Inside: Feel stuck in the rat race of paycheck to paycheck living? Try these 7 money goals to finally get ahead in life and reach your biggest dreams.
The mailbox is full of bills, a kid just had a trip to urgent care that you’ll be paying for soon, and the car is in need of a repair. Now you are just hoping that there’s enough food in the pantry to get you through to the next paycheck.
But you know that you’re just going to find yourself running out of money again next time.
So what can you do to get ahead, when you feel like every day you’re just falling further and further behind?
Let’s talk about some money goals that you can set for yourself to make this mess a little neater. Don’t be discouraged! These are goals that people in nearly any financial situation can take advantage of.
Here are 7 Money Goals to Get Ahead in Life.
Give any of these 7 ideas a try. Make a change and get ahead in life.
What is it? A financial fast is a period of time where you try not to spend any money at all.
You choose the rules that match your situation the best.
- Clearly you’ll still need to pay the bills. If there are bills you struggle to pay, make a point to call. Set up a payment plan or ask about forgiveness if you are in a financial bind.
- What about food? Do you already have food hidden in the pantry and freezer that could be used to feed you for a period of time (with just a bit of creativity)?
- How long is the right period to challenge you a bit, but not discourage you?
If you have clutter and random food lying everywhere, you might try a month. If that sounds too daunting, go for a week. Or even just a couple of days.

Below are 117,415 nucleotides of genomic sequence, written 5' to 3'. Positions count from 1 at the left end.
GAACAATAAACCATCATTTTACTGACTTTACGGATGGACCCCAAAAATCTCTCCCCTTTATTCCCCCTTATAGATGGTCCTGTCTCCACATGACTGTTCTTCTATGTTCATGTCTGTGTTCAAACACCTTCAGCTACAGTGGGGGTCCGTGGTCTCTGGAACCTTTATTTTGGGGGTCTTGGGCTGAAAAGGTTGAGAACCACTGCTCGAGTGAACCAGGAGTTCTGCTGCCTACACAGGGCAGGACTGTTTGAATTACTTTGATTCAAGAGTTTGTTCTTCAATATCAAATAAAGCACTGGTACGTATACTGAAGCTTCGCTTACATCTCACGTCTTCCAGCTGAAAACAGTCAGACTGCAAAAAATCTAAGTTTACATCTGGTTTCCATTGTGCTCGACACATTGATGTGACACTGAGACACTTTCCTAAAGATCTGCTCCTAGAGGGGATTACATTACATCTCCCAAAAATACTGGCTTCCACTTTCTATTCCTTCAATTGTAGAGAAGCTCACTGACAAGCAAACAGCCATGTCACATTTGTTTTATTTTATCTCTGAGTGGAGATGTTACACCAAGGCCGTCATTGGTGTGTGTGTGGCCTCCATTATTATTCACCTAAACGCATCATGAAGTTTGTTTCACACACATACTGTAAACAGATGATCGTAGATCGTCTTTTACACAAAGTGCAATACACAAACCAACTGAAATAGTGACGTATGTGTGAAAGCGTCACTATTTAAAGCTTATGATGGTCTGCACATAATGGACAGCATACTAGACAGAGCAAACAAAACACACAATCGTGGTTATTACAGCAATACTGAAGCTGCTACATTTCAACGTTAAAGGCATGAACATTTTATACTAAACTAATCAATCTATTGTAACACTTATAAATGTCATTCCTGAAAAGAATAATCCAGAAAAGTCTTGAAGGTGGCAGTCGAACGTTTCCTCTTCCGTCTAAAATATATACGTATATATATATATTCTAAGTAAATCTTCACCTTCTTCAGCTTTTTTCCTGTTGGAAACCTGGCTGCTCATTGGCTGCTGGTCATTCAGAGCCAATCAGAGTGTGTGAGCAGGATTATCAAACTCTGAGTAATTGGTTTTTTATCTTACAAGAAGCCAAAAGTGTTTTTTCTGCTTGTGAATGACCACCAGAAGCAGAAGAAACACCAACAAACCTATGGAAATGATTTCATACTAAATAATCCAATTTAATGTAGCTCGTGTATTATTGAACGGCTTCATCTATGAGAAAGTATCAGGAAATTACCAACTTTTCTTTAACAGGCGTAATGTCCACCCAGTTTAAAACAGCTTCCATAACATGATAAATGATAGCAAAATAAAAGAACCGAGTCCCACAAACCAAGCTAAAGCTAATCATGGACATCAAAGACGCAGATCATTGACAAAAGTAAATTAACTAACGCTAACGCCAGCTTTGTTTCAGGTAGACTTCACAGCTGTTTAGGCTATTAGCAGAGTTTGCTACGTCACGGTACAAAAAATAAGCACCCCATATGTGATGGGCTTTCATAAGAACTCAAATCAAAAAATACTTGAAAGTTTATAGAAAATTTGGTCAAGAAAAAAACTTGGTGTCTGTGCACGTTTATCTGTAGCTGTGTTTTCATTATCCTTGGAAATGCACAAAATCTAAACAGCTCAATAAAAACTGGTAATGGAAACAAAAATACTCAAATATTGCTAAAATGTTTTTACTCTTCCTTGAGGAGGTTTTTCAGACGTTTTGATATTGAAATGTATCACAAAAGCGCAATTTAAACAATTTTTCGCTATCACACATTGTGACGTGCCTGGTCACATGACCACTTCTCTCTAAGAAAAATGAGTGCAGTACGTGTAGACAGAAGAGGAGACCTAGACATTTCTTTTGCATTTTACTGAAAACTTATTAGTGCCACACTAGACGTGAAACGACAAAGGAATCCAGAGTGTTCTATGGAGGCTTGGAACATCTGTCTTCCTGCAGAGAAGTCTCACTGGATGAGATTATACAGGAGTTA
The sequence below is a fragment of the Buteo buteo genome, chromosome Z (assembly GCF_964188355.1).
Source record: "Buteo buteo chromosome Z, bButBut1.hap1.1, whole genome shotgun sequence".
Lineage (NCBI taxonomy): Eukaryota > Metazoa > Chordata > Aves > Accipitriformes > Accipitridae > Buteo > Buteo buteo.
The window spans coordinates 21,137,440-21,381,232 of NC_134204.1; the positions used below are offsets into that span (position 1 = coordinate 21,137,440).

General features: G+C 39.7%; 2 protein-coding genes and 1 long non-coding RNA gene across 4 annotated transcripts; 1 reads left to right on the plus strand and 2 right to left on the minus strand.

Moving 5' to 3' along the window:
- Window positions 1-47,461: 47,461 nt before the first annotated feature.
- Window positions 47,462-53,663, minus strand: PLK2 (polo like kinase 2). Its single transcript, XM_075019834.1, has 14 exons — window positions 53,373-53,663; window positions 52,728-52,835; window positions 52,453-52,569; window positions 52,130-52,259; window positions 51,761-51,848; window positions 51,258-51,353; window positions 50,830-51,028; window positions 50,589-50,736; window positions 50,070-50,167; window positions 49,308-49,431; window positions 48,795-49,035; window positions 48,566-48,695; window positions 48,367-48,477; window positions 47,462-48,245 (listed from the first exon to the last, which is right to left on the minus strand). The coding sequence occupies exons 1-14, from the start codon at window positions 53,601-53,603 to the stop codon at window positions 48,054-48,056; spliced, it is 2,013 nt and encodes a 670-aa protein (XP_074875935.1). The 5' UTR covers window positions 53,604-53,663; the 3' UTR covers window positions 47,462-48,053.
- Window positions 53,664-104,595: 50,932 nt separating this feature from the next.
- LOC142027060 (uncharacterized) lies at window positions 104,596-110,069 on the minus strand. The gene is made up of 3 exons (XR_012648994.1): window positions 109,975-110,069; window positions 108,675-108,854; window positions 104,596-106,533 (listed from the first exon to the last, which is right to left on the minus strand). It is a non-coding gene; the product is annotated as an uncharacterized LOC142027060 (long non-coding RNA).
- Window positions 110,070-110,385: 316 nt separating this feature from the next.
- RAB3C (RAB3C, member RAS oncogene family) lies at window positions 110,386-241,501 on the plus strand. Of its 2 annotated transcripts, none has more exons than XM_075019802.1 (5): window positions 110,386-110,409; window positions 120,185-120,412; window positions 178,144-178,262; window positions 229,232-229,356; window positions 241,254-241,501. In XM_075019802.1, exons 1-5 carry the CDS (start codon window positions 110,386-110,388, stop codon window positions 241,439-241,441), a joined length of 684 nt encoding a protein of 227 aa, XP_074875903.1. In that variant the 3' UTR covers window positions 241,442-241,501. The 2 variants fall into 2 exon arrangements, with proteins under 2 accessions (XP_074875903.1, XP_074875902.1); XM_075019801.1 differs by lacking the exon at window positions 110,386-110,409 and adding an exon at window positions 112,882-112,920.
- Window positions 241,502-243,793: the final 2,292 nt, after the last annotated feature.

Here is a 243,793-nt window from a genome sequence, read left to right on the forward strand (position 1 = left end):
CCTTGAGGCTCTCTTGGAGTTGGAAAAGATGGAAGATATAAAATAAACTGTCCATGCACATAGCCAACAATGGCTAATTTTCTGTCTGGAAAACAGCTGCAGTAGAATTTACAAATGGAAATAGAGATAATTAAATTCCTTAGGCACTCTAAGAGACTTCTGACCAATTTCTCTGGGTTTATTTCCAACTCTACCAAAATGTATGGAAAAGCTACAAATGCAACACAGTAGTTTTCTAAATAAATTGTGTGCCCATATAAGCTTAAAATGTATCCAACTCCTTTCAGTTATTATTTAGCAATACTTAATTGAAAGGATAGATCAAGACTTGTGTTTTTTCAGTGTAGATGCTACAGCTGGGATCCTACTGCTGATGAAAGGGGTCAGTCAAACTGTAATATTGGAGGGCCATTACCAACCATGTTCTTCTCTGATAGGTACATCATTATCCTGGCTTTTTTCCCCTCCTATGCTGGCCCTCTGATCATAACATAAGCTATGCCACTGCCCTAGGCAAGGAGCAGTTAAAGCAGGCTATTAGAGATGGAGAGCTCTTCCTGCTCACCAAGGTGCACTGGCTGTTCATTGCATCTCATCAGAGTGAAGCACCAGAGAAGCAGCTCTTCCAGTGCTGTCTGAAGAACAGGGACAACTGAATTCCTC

At the end of that time, take a break and evaluate how it went.
- Is it something you benefited from and would like to repeat?
- Did it cause you to feel panicked and send you into a binge of spending afterwards?
If it’s the latter, you either need to change some of your rules or abandon this method for a better match for your personality.
The main point of the financial fast is not to postpone spending until the magical date you allow yourself to spend again. The point is to encourage you to get more creative when faced with a challenge.
When someone suddenly has to have a cowboy costume for the play in 2 days, look around the house for items rather than buying new. If it’s breakfast time and you’re out of milk, get creative and see what you have for a “good enough” meal.
Put “Found Money” to Work
We all have random bits of “found money” that we receive from time to time. Anything from finding a $5 bill on a sidewalk to receiving a refund check you weren’t anticipating to change gathering in the bottom of your purse.
What do you do with your found money? Many times we give ourselves a little splurge with this cash or just fold it into our checking account (where it winds up being spent on heaven only knows what).
But if you are intentional about this money and have already made a decision about where it will go, those pennies can add up to something great.
To start with, have a designated place to store your found money. It can be a mason jar, a piggy bank, or a dedicated bank account you open for just that type of stash. Just don’t fold it into your wallet with your regular spending money.
Now decide how you will put that money to work! What do you hope to accomplish right now? Some options include:
- create a sinking fund
- pay off debt (which you should always make a priority!)
- save up for a Christmas/birthday account
- save up for a vacation
- create a rainy day fund
- save until you have enough to invest
- use it to leave random acts of kindness around you
- fund your biggest hopes and dreams
While I think most people can do better with their budget than they think they can, it doesn’t hurt to increase the size of the pie you are cutting from.
Everyone should have more than one source of income. You might feel like you have a stable job, but many people have been surprised to have their company suddenly close and instantly find themselves without an income.
Getting more money doesn’t have to be complicated, and it doesn’t have to be a lot. You can earn small amounts from various sources. Every bit helps!